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introduce `allowzero` pointer attribute which makes 0x0 an allowed address #1953

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andrewrk opened this Issue Feb 12, 2019 · 36 comments

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andrewrk commented Feb 12, 2019

I'm extracting this proposal from #1952. This proposal conflicts with it, and only this one or that one can be accepted.

Add a pointer attribute to zig pointer types marking a pointer as possibly having the address 0:

test "aoeu" {
    var ptr = @intToPtr(*allowzero i32, 0);
}

Pointers which do not have this attribute are not allowed to have the address 0, which is why ?*i32 is guaranteed to have the same bit representation as *i32. But if you made an optional out of an allowzero pointer, like this: ?*allowzero T then it would add a bit of data to the type, just like it would for a ?usize value.

C pointer types (See #1059) would always allow zero, and the attribute would be a compile error. If we did this, then @intToPtr would gain safety safety checked undefined behavior for if the address is 0 and the destination pointer type does not have the allowzero attribute.

This OS kernel code uses a pointer with address 0 and in status quo zig it is in danger of invoking unchecked undefined behavior for the reasons explained in #1952. After this proposal, it would cause safety-checked undefined behavior (crash in debug mode) which would then be fixed by adding the allowzero attribute to the pointer.

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kristate commented Feb 12, 2019

Perhaps I am late to the party here, but why is this not an option?

test "aoeu" {
    var ptr = @intToPtr(?*i32, 0);
}
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kristate commented Feb 12, 2019

To reiterate, the compiler infrastructure to support *allowzero might outweigh the benefits it provides (how does this work with const, etc?) -- are we sure that there is not another way? Also, I feel that this proposal goes against the following zigism:

"Small, simple language. Focus on debugging your application rather than debugging your knowledge of your programming language."

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Rocknest commented Feb 13, 2019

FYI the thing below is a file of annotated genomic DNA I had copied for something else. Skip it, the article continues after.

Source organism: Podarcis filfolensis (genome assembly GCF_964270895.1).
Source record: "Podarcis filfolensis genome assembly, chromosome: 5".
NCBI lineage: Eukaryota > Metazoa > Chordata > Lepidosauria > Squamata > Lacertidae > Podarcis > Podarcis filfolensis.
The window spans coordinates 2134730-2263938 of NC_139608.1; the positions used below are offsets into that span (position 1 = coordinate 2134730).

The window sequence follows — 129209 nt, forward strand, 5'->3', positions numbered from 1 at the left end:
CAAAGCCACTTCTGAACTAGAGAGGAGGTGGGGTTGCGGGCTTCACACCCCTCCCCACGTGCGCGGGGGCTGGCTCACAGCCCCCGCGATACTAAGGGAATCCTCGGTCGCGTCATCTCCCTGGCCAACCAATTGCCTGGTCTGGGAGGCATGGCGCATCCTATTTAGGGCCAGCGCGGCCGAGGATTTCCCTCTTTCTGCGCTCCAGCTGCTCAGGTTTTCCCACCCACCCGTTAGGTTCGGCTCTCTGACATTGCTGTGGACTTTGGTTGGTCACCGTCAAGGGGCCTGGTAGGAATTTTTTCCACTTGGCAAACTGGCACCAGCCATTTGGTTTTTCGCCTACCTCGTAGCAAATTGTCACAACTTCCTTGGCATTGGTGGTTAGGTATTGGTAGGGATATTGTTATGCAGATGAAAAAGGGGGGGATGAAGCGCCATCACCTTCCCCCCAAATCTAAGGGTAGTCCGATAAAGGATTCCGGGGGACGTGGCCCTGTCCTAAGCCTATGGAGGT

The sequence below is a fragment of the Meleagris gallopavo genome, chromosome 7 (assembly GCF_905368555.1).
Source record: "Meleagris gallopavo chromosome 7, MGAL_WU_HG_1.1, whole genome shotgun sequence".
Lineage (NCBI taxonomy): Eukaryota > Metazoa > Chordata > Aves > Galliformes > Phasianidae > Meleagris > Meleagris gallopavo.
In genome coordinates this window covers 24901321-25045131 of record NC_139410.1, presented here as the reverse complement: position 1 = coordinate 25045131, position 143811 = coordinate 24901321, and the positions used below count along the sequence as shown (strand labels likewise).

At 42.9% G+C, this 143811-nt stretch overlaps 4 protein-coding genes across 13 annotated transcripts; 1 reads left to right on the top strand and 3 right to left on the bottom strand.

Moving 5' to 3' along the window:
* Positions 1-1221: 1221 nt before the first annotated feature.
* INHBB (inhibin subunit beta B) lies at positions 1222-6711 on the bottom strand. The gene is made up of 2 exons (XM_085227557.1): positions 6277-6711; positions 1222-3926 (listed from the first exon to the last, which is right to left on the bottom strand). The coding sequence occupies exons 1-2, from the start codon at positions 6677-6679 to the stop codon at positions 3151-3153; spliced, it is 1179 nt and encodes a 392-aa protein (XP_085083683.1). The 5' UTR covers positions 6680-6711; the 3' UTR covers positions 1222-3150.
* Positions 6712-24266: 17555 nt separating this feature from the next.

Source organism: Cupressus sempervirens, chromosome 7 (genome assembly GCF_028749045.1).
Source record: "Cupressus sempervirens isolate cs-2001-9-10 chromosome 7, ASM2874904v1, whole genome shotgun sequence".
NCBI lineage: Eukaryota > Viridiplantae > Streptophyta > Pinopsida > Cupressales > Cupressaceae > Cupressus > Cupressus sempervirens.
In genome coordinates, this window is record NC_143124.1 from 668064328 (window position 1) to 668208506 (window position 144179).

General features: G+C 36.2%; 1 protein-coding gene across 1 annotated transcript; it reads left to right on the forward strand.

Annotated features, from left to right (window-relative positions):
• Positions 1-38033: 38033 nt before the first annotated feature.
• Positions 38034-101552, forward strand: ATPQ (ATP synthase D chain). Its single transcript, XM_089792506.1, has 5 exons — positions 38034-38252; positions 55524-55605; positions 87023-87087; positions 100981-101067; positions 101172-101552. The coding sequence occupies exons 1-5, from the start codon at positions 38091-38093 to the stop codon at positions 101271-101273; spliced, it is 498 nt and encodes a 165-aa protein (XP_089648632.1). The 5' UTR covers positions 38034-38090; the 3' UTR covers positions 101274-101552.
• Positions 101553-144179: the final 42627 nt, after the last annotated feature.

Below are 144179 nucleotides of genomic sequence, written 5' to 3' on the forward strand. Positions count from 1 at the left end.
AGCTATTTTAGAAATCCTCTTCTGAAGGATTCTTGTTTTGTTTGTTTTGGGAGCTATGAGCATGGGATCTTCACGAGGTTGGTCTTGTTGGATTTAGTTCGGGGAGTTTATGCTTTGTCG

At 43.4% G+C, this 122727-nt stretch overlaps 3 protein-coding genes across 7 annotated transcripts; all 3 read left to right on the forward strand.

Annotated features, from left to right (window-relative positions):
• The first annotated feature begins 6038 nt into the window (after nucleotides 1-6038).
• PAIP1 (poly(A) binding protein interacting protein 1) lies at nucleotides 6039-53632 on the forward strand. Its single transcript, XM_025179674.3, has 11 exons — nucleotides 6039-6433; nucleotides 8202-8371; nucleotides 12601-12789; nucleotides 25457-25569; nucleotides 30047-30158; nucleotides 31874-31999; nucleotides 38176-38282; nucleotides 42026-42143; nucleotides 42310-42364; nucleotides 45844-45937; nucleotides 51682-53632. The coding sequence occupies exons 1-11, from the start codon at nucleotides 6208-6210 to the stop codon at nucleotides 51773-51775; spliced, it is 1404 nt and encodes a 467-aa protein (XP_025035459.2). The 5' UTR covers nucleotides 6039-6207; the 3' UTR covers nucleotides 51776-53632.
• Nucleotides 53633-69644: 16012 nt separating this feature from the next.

I dislike this new pointer flavour, i think that pointers in zig are overcomplex (especially upcoming(?) zero-terminated data pointer). Also this problem looks like a design flaw of the language, because implementation (or optimisation) of optional pointers interferes with ability to use full address space when not restricted by target platform.

Also any real-world use case for zeroable pointers that i can think of is low level memory management in a kernel. For such a rare task probably this pointer kind should be accessible via builtin function.

const text_boot = @intToPtr(@ZeroablePtr([*]const u8), 0)[0..@ptrToInt(&__end_init)]; // does not look too bad

Or implementation/optimisation of pointers could be platform dependent. When targeting linux/win/mac/bsd pointers would be optimised and when targeting freestanding pointers would be defined like any other optional type (maybe with compiler option to turn on optimisation).

Edit: couldn't find issue about pointers to null terminated data, so im gonna share my thoughts here.
Null terminated data is too fragile (unchecked memset for example), sending and receiving null terminated data over network creates complications, it also creates obstacles for bounds checking. Even more: in C it is not a part of the language, but an api (of the past). So i think that interop with legacy C APIs should not get dedicated feature in the language. Robustness should not be traded for runtime efficiency.

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daurnimator commented Feb 13, 2019

couldn't find issue about pointers to null terminated data,

See #265

Even more: in C it is not a part of the language, but an api (of the past). So i think that interop with legacy C APIs should not get dedicated feature in the language

It's not just legacy APIs, e.g. look at any linux syscall that takes a path.

@andrewrk andrewrk removed the accepted label Feb 13, 2019

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emekoi commented Feb 13, 2019

i don't like this proposal but i do think it falls in line with "Communicate intent precisely."

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andrewrk commented Feb 13, 2019